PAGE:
7. Why is it true that organisms are never perfectly adapted?

  8. Discuss the significance of Dobzhansky's quote at the beginning of this guide.

  9. Stephen Gould argues that the proof of evolution is revealed by the imperfections of nature.  Using an example such as the Panda's thumb, explain what he means.

  10. Evolution is a testable, falsifiable theory.  Explain using an example.

  11. Explain the fallacy expressed by ex-President Reagan's quote below.  Contrast it with the quote by Darwin.

  12. Why do males have nipples?

  13. Explain why, from an evolutionary perspective, males/females have organisms.

  14. There is a separation of the site of organism and the site of intercourse in human females.  Explain why, from a strictly adaptationist viewpoint this separation is unexpected.  Then, explain why this situation exists.

  15. Can you define adaptation?  Can you give an example?

  16. Gould cites three major pieces of evidence in support of evolution.  What are they?  (hint:  direct observation, imperfections, fossils).

  17. Check out the questions at the end of the chapters.

  18. Do you agree with Tom Robbin's description of evolution?

  19. What is the equation for the Hardy-Weinberg equilibrium model for evolution.  Can you work simple Hardy-Weinberg problems?  Bring a calculator to the exam.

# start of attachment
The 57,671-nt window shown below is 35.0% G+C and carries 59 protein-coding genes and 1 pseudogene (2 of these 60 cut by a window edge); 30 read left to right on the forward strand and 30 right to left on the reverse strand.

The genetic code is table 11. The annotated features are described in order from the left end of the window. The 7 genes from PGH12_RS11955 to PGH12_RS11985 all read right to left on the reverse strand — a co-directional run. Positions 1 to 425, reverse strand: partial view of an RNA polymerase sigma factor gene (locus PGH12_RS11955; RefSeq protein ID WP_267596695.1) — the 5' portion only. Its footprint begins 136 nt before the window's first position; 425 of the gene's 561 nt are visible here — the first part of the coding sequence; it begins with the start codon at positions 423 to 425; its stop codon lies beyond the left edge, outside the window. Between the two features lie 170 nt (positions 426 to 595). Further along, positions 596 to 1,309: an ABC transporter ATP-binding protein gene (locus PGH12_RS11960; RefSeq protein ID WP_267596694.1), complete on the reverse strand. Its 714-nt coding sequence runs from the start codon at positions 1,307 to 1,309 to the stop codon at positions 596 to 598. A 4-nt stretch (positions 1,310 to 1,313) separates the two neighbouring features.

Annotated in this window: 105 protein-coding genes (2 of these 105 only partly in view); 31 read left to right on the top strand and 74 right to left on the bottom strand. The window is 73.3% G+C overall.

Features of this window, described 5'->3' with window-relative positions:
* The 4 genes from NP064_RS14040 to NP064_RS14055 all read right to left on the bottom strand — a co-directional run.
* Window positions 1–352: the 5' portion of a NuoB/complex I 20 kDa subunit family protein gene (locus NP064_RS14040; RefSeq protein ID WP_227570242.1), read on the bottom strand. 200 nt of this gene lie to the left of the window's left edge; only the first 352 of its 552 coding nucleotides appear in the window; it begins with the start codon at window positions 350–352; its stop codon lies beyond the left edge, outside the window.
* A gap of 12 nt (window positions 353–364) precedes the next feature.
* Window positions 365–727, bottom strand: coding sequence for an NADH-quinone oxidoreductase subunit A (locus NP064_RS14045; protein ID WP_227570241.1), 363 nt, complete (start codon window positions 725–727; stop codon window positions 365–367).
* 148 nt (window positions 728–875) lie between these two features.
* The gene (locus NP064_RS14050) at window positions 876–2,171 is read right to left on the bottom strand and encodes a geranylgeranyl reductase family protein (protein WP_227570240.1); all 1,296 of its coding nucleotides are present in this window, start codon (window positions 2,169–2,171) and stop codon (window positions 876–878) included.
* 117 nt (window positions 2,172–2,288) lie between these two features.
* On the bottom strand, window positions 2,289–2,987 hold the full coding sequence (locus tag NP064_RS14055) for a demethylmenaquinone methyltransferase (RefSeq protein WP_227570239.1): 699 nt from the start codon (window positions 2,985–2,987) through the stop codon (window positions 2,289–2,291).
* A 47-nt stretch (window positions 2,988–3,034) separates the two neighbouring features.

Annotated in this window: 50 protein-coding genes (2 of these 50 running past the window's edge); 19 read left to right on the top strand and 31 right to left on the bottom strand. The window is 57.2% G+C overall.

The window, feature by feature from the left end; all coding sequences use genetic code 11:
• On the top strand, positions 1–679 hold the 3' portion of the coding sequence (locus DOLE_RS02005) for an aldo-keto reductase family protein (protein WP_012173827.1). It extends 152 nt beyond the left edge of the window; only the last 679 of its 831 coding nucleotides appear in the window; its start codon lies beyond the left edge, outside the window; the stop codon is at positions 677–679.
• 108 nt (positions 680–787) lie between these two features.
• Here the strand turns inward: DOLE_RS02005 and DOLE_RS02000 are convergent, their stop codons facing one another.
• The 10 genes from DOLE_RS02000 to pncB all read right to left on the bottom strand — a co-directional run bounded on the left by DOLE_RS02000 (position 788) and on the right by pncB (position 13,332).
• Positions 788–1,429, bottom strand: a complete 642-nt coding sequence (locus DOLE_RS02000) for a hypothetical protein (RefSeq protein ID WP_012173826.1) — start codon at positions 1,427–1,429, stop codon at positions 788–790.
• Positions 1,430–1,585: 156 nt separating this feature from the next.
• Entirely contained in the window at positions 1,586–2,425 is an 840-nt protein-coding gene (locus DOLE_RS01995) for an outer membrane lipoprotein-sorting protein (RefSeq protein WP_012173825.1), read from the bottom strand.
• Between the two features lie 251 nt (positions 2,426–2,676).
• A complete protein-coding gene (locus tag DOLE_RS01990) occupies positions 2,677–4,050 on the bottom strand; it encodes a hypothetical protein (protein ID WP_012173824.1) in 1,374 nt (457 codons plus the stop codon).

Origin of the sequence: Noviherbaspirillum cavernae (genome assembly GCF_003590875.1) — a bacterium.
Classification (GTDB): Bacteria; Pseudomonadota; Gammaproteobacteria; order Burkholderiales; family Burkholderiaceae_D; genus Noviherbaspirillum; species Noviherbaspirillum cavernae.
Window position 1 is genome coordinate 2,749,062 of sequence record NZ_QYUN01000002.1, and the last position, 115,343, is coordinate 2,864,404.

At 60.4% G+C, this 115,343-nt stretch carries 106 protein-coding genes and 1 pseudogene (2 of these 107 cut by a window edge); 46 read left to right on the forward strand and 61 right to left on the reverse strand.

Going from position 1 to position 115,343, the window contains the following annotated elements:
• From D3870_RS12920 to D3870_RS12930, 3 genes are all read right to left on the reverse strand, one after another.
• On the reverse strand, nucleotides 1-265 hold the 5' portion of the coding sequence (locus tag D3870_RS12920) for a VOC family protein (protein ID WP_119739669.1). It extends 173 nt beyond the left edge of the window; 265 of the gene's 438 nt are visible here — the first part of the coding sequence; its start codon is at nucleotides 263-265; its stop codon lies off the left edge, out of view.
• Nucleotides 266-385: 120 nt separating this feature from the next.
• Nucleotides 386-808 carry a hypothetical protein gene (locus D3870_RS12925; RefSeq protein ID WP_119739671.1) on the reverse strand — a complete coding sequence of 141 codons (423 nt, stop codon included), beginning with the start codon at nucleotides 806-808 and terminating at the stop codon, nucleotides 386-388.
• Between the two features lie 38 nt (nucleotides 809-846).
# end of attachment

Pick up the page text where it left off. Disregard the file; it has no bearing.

20. Identify the criteria that must be met for the Hardy-Weinberg model to be satisfied.  Describe the result if one or more of these criteria are violated.

  21. Identify five factors/mechanisms that result in evolutionary change.

  22. Define migration, genetic drift, and mutation.  What is the function and/or result of each?

  23. Compare and contrast the Bottleneck effect and Founder effect.  Give an example of each.

  24. What the three major types of natural selection?  Give examples of each.  Identify the environmental conditions (ie., stable vs. changing) for each.

  25. Can you identify each of the following individuals:  Buffon, Lamarck, Wallace, Darwin, Malthus, Fitzroy, Hardy-Weinberg; Dobzhansky.

Well, it is a theory.  It is a scientific theory only and it has in recent years been challenged in the world of science - that is, not believed in the scientific community to be as infallible as it once was.

President Reagan
Dallas 1981


I had two distinct objectives in view.  Firstly, to show that species had not been specially created and secondly that natural selection has been the chief agent of change...Hence, if I have erred in....having exaggerated its [natural selection's] power...I have at least, I hope, done good service aiding to overthrow the dogma of separate creations.

Charles Darwin
Descent of Man


Alice never could quite make it out, in thinking it over afterwards, how it was they began:  al she remembered is, that they were running hand in hand, and the Queen went so fast that it was all she could to keep up with her ..."Why I do believe we've been under this tree the whole time!  Everything's just as it was".   "In our country", said Alice, still panting a little, "you'd generally get somewhere else - if you ran very fast for a long time as we've been doing".

    "A slow sort of country!" said the Queen.  "Now here, you see, it takes all the running you can do, to keep in the same place.  If you want to get somewhere else, you must ran at least twice as fast as that!"

Lewis Carroll
Through the Looking Glass


Evolution drives a bulldozer disguised as a stationary bike.

Tom Robbins
Half Asleep in Frog Pajamas


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Last updated: December 09, 2004